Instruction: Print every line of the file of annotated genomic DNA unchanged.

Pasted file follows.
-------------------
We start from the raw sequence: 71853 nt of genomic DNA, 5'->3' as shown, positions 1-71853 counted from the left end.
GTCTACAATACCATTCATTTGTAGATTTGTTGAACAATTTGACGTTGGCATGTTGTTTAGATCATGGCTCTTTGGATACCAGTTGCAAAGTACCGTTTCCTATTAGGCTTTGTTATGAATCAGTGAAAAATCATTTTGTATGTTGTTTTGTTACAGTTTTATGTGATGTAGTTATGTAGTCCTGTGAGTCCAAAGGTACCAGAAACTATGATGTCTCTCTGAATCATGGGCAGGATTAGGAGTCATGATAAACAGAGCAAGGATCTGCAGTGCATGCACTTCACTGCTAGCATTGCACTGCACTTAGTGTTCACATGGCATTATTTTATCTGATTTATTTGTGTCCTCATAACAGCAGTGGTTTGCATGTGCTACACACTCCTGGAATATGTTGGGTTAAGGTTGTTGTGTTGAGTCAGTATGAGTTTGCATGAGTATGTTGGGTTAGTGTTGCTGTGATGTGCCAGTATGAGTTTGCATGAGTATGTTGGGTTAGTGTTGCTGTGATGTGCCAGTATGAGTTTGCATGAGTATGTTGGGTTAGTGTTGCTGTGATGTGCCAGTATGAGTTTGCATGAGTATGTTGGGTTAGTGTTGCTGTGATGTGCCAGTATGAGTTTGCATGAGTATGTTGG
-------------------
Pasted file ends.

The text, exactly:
We start from the raw sequence: 71853 nt of genomic DNA, 5'->3' as shown, positions 1-71853 counted from the left end.
GTCTACAATACCATTCATTTGTAGATTTGTTGAACAATTTGACGTTGGCATGTTGTTTAGATCATGGCTCTTTGGATACCAGTTGCAAAGTACCGTTTCCTATTAGGCTTTGTTATGAATCAGTGAAAAATCATTTTGTATGTTGTTTTGTTACAGTTTTATGTGATGTAGTTATGTAGTCCTGTGAGTCCAAAGGTACCAGAAACTATGATGTCTCTCTGAATCATGGGCAGGATTAGGAGTCATGATAAACAGAGCAAGGATCTGCAGTGCATGCACTTCACTGCTAGCATTGCACTGCACTTAGTGTTCACATGGCATTATTTTATCTGATTTATTTGTGTCCTCATAACAGCAGTGGTTTGCATGTGCTACACACTCCTGGAATATGTTGGGTTAAGGTTGTTGTGTTGAGTCAGTATGAGTTTGCATGAGTATGTTGGGTTAGTGTTGCTGTGATGTGCCAGTATGAGTTTGCATGAGTATGTTGGGTTAGTGTTGCTGTGATGTGCCAGTATGAGTTTGCATGAGTATGTTGGGTTAGTGTTGCTGTGATGTGCCAGTATGAGTTTGCATGAGTATGTTGGGTTAGTGTTGCTGTGATGTGCCAGTATGAGTTTGCATGAGTATGTTGG